The Atlantic Club, a health club in Red Bank, NJ, faced the decision of paying ongoing maintenance costs for an aging 15-year-old indoor pool dehumidifier or prematurely replacing it with newer HVAC technology.
The same decision confronts many health club facility managers as new technology presents energy savings that can offset enough equipment replacement costs to deliver a quick payback.
The original dehumidifier’s maintenance was surpassing $1,000 annually, mostly from small refrigerant leak repairs. A future catastrophic leak event of losing the entire 60-pound R-22 refrigerant charge could have potentially cost the facility more than $10,000 in refrigerant replacement and repair labor costs. More recently, the facility also faced replacing the perpetually leaking remote condenser component of the rooftop split-system at an estimated cost of $10,000.
Acting on the advice from its preferred HVAC service contractor, Red Bird Mechanical in Neptune, NJ, the 33,000-sq-ft facility chose new equipment with energy-saving heat recovery and enhanced IAQ.
“The pool odors we sometimes noticed are no longer a factor, and the pool area’s air comfort is significantly improved,” said Kathy Guibord, one of the senior directors at the Atlantic Club.
IAQ and air comfort have improved because of Red Bird’s reconfiguration of the natatorium’s 6,900-cfm ventilation ductwork and installation of a new 14-ton, NE-Series heat-recovery, split-system rooftop dehumidifier and condenser from Seresco. The indoor pool environment is now maintained at a 50% rh and an energy-efficient two-degree differential of 82°F and 80°F between space and water temperatures, respectively. Humidity and space/pool water temperature set points are maintained at a very strict ±1 degree tolerance, which results in a comfortable environment for members.
The retrofit’s fast payback derives from today’s heat recovery technology, according to Ed Sneed, sales engineer with Stillwell-Hansen Inc., an Edison, NJ-based HVAC manufacturer’s representative, who contributed to the retrofit’s engineering. Unlike the older technology, the NE-Series recovers heat from the exhaust air to efficiently preheat the outdoor air, which amounts to an energy savings of tens of thousands of dollars annually. Its design also uses direct-drive fans, which are 15% more efficient than the replacement units’ outdated fan-belt driven technology.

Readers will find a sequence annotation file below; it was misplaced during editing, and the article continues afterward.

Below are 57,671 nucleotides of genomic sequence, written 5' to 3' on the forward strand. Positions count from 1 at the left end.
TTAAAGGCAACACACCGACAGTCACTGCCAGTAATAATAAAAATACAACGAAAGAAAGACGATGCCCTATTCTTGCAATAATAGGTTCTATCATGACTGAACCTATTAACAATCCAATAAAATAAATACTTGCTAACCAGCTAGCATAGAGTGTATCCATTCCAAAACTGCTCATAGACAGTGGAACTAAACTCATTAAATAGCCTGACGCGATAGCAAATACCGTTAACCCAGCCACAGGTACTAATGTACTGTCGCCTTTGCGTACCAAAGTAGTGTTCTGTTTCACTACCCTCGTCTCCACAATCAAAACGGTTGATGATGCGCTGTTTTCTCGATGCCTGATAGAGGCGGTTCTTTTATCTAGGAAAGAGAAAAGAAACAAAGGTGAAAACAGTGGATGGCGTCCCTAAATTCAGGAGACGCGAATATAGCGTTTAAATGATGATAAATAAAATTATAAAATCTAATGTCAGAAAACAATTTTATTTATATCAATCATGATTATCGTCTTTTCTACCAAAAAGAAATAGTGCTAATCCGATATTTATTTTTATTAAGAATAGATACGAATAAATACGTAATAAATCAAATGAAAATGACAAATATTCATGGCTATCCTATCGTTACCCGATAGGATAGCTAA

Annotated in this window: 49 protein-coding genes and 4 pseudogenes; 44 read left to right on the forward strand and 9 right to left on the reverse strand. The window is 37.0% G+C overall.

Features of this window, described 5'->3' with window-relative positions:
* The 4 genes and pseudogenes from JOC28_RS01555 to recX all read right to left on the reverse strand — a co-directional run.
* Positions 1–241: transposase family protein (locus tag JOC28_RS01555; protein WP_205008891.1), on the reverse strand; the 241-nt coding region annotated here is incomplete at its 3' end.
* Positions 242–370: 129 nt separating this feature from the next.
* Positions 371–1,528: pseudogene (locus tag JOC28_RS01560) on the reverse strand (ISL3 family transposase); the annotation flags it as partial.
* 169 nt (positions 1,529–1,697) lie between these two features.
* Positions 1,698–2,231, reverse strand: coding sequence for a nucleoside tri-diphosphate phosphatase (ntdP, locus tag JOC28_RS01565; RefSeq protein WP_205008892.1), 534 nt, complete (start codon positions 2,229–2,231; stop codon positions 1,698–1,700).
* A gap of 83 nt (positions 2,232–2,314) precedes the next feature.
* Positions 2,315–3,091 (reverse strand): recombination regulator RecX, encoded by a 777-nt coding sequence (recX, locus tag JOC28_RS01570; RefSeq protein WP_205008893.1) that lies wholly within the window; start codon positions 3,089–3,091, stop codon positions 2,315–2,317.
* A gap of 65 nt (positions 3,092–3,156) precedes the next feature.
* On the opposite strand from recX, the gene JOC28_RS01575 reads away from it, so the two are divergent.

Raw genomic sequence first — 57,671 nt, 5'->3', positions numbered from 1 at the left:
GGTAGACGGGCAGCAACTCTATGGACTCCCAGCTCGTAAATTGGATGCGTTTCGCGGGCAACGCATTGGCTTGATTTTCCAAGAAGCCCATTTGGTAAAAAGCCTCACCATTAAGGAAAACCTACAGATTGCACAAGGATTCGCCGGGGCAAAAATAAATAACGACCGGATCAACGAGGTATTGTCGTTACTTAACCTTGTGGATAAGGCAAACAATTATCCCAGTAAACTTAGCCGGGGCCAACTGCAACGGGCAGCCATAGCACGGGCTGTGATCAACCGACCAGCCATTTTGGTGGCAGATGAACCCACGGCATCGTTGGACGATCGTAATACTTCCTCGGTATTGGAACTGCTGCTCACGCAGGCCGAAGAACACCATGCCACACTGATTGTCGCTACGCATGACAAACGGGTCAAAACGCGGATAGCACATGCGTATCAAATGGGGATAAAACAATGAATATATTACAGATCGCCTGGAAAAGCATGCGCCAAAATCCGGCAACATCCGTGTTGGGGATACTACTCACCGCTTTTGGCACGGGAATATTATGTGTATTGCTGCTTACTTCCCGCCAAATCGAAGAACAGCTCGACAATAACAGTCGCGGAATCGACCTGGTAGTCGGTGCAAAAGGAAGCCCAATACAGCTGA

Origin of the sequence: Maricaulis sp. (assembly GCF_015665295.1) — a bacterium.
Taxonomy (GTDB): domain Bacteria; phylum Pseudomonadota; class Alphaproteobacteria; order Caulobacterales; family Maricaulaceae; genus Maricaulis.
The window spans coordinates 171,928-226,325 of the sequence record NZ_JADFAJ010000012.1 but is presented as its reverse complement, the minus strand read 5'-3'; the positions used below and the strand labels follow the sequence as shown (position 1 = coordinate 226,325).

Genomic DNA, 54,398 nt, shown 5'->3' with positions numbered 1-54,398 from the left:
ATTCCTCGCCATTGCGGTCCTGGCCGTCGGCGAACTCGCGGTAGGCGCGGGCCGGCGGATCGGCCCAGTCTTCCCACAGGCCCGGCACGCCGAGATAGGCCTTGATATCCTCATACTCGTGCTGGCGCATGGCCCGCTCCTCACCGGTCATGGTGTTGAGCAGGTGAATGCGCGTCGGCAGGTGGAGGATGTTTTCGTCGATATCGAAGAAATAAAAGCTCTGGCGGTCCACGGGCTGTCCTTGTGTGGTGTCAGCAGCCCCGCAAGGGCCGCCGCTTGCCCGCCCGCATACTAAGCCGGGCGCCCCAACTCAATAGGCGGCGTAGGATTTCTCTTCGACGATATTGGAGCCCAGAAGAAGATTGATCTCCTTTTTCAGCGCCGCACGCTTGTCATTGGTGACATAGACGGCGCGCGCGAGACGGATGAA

Red Bird Mechanical also improved the ventilation system by relocating the natatorium’s return ductwork inlet down to deck level from its former ceiling position. The return grille now draws air from the deck area instead of inefficiently drawing air from recently introduced supply air. The lower positioning helps draw dry, conditioned supply air toward pool occupants for air comfort and prevents air stratification.
Replacement planning by Red Bird Mechanical President Frank Chinnici saved nearly $10,000 for the facility. Rather than replace the original unit’s roof curb, Chinnici ordered a custom-designed curb adaptor configured to the new dehumidifier’s ductwork configuration, which was vastly different than its predecessor. This circumvented the cost of roofing in a new curb, eliminated reconfiguring the existing downflow ductwork to fit the new dehumidifier, and minimized natatorium downtime.
Earlier in the dehumidifier’s lifecycle, Red Bird Mechanical had already replaced the pool space’s two corroded in-duct electric heaters with more efficient in-duct anti-corrosion coated hot water coils custom-manufactured by MultiTherm LLC. The heating coil retrofit also included a 12-V modulating valve by Honeywell that steadily ramps up and eliminates overheating the pool space on start-up.
The dehumidifier also provides 200-Mbh capacity of heat recovery to efficiently heat the pool space. When the dehumidifier can’t reach set point level, the facility’s Carrier BAS triggers the three-way modulating valve to send hot water to the pool area’s in-duct heating coil.
The dehumidifier has an onboard CommandCenter microprocessor that reports over 60 operational parameters from dozens of factory-installed transducers to WebSentry, a proprietary Web browser-based software program that sends real-time data and alarms to Chinnici’s smart phone and factory servers for historical recording. Thus, any malfunction or operational inefficiency alarm is reported the day it occurs.
WebSentry’s historical data recording already helped Chinnici solve a perplexing intermittent space overheating alarm. Typically, heating coils are factory installed inside the dehumidifier and a strategically-positioned supply air sensor monitors temperature. WebSentry’s historical recording of the intermittent event suggested that repositioning the sensor downstream could better monitor temperature and prevent overheating.
Now with virtually no maintenance costs and thousands of dollars in annual energy savings, the natatorium retrofit payback is expected in just a few years.